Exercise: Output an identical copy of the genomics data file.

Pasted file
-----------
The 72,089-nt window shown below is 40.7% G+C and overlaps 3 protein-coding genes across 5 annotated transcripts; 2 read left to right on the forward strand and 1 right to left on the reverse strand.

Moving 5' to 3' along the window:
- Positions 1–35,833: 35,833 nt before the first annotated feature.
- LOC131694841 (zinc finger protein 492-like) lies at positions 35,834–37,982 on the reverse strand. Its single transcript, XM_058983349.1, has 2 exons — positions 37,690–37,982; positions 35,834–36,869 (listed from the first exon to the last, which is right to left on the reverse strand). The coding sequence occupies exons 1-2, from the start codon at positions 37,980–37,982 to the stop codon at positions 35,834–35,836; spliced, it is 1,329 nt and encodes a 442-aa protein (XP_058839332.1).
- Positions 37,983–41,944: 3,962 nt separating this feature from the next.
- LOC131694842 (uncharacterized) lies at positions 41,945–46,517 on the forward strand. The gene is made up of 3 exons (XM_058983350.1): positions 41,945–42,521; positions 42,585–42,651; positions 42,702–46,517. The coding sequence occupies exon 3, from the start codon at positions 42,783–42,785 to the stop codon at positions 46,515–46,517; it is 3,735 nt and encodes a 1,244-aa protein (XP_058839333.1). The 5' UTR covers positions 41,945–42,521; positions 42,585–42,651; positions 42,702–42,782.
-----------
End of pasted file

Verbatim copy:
The 72,089-nt window shown below is 40.7% G+C and overlaps 3 protein-coding genes across 5 annotated transcripts; 2 read left to right on the forward strand and 1 right to left on the reverse strand.

Moving 5' to 3' along the window:
- Positions 1–35,833: 35,833 nt before the first annotated feature.
- LOC131694841 (zinc finger protein 492-like) lies at positions 35,834–37,982 on the reverse strand. Its single transcript, XM_058983349.1, has 2 exons — positions 37,690–37,982; positions 35,834–36,869 (listed from the first exon to the last, which is right to left on the reverse strand). The coding sequence occupies exons 1-2, from the start codon at positions 37,980–37,982 to the stop codon at positions 35,834–35,836; spliced, it is 1,329 nt and encodes a 442-aa protein (XP_058839332.1).
- Positions 37,983–41,944: 3,962 nt separating this feature from the next.
- LOC131694842 (uncharacterized) lies at positions 41,945–46,517 on the forward strand. The gene is made up of 3 exons (XM_058983350.1): positions 41,945–42,521; positions 42,585–42,651; positions 42,702–46,517. The coding sequence occupies exon 3, from the start codon at positions 42,783–42,785 to the stop codon at positions 46,515–46,517; it is 3,735 nt and encodes a 1,244-aa protein (XP_058839333.1). The 5' UTR covers positions 41,945–42,521; positions 42,585–42,651; positions 42,702–42,782.